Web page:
German and broader European equities have enjoyed a stellar start to the year but during a bumpy summer stocks retraced many of those gains. Recent weeks have seen their fortunes improve once again but past performance suggests that the upcoming German Federal election scheduled for this Sunday, September 24, could threaten some of the current momentum.
A group of real estate agents who colluded to push up local fees in southwest England has been fined £370,084 ($500,620) by national competition authorities after incriminating emails were uncovered detailing the cartel's illegal plans.
Prices of peripheral bonds in Europe bounced on Monday, led by Portugal and Ireland riding high on the back of their credit ratings upgrades last Friday, as analysts questioned how much more steam the rally had left in it. By 2 p.m. London time on Monday, the spread between 10-year Portuguese debt and its German equivalent had narrowed to 208 basis points while the spread for Irish bonds of the same maturity had been whittled down to a mere 29 basis points.
Taxis fight back! They're smartening up their cabs, using tech to improve reliability & ease-of-booking, doubling down on security measures and say they're competitive on cost...a little competition can go a long way! @cabcharge@Uberhttps://t.co/omBqZM7wbW
Muck Rack makes it simple to find people, tweets, or articles that mention any name, keyword, company, hashtag etc. We've compiled this guide to help you make the most of your search.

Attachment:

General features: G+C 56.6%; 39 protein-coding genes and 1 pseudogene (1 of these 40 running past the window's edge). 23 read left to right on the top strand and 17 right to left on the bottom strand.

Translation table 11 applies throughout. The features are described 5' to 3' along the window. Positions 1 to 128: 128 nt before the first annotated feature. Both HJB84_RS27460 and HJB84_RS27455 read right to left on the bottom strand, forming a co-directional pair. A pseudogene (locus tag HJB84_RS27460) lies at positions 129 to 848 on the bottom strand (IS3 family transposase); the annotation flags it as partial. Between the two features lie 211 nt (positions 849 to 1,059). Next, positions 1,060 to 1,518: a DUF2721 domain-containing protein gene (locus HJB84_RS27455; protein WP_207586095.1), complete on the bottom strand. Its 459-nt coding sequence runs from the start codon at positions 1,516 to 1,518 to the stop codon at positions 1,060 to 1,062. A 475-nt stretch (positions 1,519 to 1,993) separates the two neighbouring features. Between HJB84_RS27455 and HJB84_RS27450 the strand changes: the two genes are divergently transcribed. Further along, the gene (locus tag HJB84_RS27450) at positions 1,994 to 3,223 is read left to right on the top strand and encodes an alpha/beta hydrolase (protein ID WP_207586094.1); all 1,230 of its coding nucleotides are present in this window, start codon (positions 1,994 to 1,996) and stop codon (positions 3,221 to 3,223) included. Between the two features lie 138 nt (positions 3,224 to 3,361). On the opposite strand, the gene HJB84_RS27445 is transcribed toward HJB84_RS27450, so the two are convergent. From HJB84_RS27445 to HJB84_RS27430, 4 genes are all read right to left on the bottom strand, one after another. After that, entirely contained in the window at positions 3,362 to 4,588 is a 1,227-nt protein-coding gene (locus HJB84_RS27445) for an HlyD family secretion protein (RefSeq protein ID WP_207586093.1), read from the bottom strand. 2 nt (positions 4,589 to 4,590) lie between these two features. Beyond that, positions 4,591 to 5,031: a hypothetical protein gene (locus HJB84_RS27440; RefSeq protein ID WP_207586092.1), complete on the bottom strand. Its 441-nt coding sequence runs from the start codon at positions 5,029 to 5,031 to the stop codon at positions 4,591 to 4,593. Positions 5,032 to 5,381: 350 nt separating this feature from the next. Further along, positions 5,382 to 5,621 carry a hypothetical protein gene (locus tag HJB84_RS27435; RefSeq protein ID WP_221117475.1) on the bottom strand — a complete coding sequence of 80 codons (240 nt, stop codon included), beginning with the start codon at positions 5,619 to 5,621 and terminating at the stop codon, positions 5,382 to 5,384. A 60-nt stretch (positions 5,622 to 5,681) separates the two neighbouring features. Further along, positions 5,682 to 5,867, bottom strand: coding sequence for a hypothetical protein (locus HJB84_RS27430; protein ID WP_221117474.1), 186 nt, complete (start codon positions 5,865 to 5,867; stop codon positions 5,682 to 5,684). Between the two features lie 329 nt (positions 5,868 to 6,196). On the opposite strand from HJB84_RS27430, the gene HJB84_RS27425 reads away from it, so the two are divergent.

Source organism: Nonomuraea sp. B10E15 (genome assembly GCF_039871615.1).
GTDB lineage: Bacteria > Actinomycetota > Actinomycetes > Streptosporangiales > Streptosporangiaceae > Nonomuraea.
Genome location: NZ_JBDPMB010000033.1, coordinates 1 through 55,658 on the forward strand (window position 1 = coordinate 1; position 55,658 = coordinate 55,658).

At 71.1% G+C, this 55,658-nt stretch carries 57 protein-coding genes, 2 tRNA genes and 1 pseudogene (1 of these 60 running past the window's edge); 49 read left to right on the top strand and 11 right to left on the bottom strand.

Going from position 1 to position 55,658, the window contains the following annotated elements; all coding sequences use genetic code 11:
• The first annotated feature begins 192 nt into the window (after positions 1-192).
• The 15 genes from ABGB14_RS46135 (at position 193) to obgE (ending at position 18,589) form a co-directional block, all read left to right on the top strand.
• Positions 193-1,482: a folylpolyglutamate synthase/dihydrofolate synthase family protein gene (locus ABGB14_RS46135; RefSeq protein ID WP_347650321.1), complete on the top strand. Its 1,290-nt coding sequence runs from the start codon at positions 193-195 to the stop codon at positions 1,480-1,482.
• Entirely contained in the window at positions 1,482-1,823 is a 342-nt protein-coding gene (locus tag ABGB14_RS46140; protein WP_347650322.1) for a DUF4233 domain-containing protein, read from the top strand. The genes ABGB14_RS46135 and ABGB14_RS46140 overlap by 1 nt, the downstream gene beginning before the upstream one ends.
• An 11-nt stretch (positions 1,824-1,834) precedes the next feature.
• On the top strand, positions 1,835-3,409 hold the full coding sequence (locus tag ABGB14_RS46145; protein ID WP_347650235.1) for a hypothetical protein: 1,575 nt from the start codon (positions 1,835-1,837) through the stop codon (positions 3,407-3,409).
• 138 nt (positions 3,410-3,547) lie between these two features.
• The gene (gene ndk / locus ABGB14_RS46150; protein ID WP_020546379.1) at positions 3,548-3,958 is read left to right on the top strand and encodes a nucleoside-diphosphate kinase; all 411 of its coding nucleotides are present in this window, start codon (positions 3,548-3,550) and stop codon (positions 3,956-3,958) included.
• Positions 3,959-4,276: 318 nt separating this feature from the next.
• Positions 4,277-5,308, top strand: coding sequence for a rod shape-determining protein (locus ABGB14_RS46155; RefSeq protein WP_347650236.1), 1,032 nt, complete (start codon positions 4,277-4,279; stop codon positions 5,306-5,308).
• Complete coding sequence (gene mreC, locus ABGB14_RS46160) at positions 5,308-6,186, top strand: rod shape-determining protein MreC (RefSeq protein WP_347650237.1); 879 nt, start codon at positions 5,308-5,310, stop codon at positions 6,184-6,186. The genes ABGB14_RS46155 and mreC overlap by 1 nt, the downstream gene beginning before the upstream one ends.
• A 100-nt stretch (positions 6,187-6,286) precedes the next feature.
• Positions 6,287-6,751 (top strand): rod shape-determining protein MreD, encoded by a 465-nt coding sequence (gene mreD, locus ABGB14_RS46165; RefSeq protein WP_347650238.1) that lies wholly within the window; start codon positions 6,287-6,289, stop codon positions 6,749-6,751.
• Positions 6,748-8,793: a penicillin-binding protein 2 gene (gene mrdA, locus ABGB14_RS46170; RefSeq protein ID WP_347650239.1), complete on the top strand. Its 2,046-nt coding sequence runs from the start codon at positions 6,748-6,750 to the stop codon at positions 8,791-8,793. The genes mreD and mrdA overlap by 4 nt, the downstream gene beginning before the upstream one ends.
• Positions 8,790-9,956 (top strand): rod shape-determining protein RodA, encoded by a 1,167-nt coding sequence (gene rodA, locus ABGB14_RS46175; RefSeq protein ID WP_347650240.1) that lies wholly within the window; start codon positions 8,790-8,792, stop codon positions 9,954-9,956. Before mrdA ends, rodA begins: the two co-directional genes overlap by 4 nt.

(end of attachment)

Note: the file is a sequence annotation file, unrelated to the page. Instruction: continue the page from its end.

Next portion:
Selecting a term
Start searching tweets, articles from media outlets, articles mentioned in tweets, journalists'
names, titles and bios with some suggested searches:
Companies or Topics (e.g. iPhone, Microsoft)
Phrases (e.g. "cloud computing") — use quotes to keep the terms together
Twitter handles (e.g. @username) — returns those who have mentioned or replied to
Names (e.g. "David Pogue")
Hashtags (e.g. #sxsw, #london2012)
Bio details (e.g. vegan, Olympics, father)
Muck Rack's Advanced Search allows for many boolean operators.
Find results that mention multiple specified terms, use AND or
+. For example, ensure each result contains both Elon Musk and Mark Zuckerberg by
searching Musk AND Zuckerberg or Musk + Zuckerberg.
Use the operators OR or , to broaden your search when you'd like either of
multiple terms to appear in results. (This is the default behavior of our search when no operators
are used). For example, results will contain either cake or cookie by searching cake OR cookie or cake,cookie
Use NOT or - to subtract results from your search. For
example, searching Disney will yield results about the Walt Disney Company as well as Walt Disney
World Resort. To exclude mentions of Disney World, search for Disney -World or Disney
When using one of these operators with a phrase, enclose it in quotation marks. For example, you can
find results about smartphones excluding Apple's iPhone 4S by searching smartphone -"iPhone
Exact case matching or punctuation
If you're searching for a brand name or keyword that relies on specific punctuation marks or capitalization, you can
find results that match your exact query by adding matchcase: before the keyword you're searching for, like matchcase:E*TRADE .
Use parentheses to separate multiple
boolean phrases. For example, to find journalists talking about having fun in Disney World or
Disneyland, search for ("disney world" OR disneyland) AND fun.
An asterisk can be used to search for any variation of a root word truncated by the asterisk. For example, searching for admin* will return results for administrator, administration, administer, administered, etc.
A near operator is an AND operator where you can control the distance between the words. You can vary the distance the near operation uses by adding a forward slash and number (between 0-99) such as strawberries NEAR/10 "whipped cream", which means the strawberries must exist within 10 words of "whipped cream".